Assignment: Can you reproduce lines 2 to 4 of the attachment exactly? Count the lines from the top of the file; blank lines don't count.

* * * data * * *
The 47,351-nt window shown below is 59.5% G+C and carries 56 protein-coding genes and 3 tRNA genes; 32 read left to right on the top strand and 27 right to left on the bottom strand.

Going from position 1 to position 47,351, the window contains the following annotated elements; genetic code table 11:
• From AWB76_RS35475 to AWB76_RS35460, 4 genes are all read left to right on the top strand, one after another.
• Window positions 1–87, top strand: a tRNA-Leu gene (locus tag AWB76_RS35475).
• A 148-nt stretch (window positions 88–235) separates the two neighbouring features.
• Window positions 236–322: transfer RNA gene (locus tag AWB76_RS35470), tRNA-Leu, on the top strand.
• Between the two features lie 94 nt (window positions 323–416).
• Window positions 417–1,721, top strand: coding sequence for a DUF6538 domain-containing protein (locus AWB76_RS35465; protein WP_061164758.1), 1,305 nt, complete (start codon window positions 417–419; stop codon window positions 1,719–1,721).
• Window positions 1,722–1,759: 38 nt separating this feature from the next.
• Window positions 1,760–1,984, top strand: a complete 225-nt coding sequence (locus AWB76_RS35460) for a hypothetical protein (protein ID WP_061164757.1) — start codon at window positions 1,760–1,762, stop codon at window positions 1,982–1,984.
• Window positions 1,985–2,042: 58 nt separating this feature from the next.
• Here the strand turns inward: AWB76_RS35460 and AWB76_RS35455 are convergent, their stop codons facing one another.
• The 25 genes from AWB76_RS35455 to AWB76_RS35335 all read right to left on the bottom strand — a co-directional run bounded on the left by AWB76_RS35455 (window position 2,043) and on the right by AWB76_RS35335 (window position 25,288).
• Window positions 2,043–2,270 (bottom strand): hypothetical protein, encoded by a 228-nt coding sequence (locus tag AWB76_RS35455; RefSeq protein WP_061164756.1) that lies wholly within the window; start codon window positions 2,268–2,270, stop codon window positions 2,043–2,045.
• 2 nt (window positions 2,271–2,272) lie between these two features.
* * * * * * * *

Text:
Going from position 1 to position 47,351, the window contains the following annotated elements; genetic code table 11:
• From AWB76_RS35475 to AWB76_RS35460, 4 genes are all read left to right on the top strand, one after another.
• Window positions 1–87, top strand: a tRNA-Leu gene (locus tag AWB76_RS35475).